John Tierney is in search of a punishment worse than death. For hackers.
Hackers are the Internet equivalent of Richard Reid, the shoe-bomber who didn't manage to hurt anyone on his airplane but has been annoying travelers ever since. When I join the line of passengers taking off their shoes at the airport, I get little satisfaction in thinking that the man responsible for this ritual is sitting somewhere by himself in a prison cell, probably with his shoes on.
Tierney has some innovative suggestions for bringing the creator of the Sasser worm to pay his debt to society. Being more eschatologically oriented, I prefer to think in terms of a Hades for hackers. In this underworld, Cyber-Sisyphus is forced to reformat his hard drive and reinstall Windows and the rest of his adjunct software (all from floppy disks), only to undergo a system crash and start all over again. And again. And again.
The torture of Tantalus is to stare at a browser screen that reads "loading current page" and in which only the pop-up ads ever display, eternally.
Ixion (chained to a wheel in the original Hades 1.0) is shackled to a Remington manual typewriter on which the "j" key sticks, and is perpetually obliged to retype his girlfriend's doctoral thesis on Edith Wharton -- together with its 1,436 footnotes -- making three copies by means of interleafed carbon paper, whence he makes corrections by removing all seven sheets from the carriage, erasing the mistake on the master and each of the three copies, recoating each of the sheets of carbon paper, realigning and reinserting all seven sheets, scrolling carefully down to the right line without causing the carbons to slip ...
(It gets morbid after a while.)
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Posted by: -
Jul. 13, 2005 11:40 PM ET USA
Di -- you left out the worst punishment of all: After going through erasing the carbons and reinserting everything and lining it up just so ----- you type the same darn typo again.
Posted by: -
Jul. 13, 2005 3:17 PM ET USA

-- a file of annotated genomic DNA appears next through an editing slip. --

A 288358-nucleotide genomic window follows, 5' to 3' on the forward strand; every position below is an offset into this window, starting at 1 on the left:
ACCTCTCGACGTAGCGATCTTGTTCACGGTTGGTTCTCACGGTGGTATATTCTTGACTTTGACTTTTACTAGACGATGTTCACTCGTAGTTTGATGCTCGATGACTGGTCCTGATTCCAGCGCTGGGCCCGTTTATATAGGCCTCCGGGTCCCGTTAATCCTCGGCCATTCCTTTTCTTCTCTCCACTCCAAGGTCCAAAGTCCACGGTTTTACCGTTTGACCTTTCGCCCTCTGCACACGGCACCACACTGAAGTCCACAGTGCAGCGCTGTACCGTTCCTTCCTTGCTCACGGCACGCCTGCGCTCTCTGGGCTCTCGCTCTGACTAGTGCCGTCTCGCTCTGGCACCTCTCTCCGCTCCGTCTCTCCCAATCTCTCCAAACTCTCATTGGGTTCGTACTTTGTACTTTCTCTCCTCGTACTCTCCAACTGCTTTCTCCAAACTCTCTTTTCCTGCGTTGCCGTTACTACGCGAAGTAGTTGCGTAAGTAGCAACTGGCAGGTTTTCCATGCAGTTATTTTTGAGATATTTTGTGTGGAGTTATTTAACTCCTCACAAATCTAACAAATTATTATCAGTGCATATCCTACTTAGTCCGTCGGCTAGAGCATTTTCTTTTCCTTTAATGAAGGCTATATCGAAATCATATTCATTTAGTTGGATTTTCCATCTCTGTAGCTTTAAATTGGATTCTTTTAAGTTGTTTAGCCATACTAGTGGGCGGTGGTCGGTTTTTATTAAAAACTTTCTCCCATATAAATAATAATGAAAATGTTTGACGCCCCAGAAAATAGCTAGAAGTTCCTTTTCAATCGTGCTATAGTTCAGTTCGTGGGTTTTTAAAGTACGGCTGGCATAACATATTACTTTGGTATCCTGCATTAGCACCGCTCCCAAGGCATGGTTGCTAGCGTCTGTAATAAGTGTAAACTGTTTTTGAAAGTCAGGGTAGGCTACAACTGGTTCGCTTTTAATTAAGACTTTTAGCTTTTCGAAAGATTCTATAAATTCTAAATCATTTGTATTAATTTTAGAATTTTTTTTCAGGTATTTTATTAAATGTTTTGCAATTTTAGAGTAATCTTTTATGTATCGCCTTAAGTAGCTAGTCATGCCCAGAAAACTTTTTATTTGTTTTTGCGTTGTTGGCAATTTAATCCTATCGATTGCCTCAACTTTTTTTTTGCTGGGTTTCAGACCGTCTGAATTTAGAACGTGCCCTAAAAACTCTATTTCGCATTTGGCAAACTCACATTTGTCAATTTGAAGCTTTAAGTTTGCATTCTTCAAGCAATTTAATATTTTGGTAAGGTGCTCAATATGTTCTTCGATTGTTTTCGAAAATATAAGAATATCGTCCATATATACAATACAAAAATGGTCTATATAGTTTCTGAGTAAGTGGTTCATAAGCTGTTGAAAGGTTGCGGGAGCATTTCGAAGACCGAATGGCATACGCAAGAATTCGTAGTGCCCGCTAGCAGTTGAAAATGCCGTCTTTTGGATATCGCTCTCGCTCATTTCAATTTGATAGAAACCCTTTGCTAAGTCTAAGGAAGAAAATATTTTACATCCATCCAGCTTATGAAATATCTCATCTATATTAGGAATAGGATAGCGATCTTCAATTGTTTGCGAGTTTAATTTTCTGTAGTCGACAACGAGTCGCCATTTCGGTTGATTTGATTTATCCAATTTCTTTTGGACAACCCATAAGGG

Yes all that we have lost is this techno world..... no one ever smells a photocopy, do they? ahhh just once more to inhale that fresh scent of mimeograph.... oh mis spent youth, where have you gone?
Posted by: -
Jul. 13, 2005 11:51 AM ET USA
Send them to an alternate Utopia where their dream has been accomplished: A world free of multinational corporations and globalized capitalism. Who would take charge in such a world? Mafias, of course: Russian, Sicilian, and Mohammedan brands, all seeking monopoly in their delicate way. In other words, multinational corporations.
Posted by: AveMaria580 -
Jul. 12, 2005 8:45 PM ET USA
Another thing hackers should have to do in purgatory is spend 13 years on a computer help desk trying to get hard core steel workers to use the computers. "I'm supposed to make steel, not *#%*#% with this *&%@*^ computer. The highlight of the whole thing was you came in and found a computer in two pieces in the pit unde the 48" saw." They only thing they would have time to do is keep the computers running so the steel workers wouldn't reek havoc.
Posted by: Fr. William -
Jul. 12, 2005 7:48 PM ET USA
Yes, Diogenes, a Hades for hackers would be right justice, as I too have suffered at the evil designs of the hackers' "creations" that we call viruses... and thanks for the entertaining/creative punishments! ps: don't the hackers know that they are only making Microsoft and anti-virus companies rich? all the while, the only ones they're really hurting are the individual computer users...
Posted by: Meg Q -
Jul. 12, 2005 6:11 PM ET USA
Heaven, of course, would be a perfected Mac system (especially now with System X, on top of Unix) that never goes into the "spinning beach ball of death" if you've let it go too long in Safari w/o emptying your cache. Otherwise, Mac pretty well *is* computing nirvana, and free from annoying hackers as well. Though many identify Steve Jobs with Lucifer. Carbons . . . thank the Lord the world changed to word processors just before I entered college!
Posted by: Abraham Tolemahcs -
Jul. 12, 2005 12:02 PM ET USA
That would be justice. But it would certainly be classified as a human rights violation and likely is considered torture according to the UN.
Posted by: frjimc -
Jul. 12, 2005 9:46 AM ET USA
So, the mystery of Diogenes' identity is revealed, little by little. He is now shown to be at least as old as I am, considering his reference to the Remington manual and correcting "carbons." A benighted friend of mine, of relatively tender age, believes that "cc" which appears before the names of other addressees stands, not for "carbon copy to:" but rather "courtesy copy to:" And nobody who works in an office comes home anymore with purple fingers. How much we've lost (sigh).
Posted by: -
Jul. 12, 2005 9:02 AM ET USA
I like the Cyber-Sisyphus suggestion, perhaps that's because I I've been there before.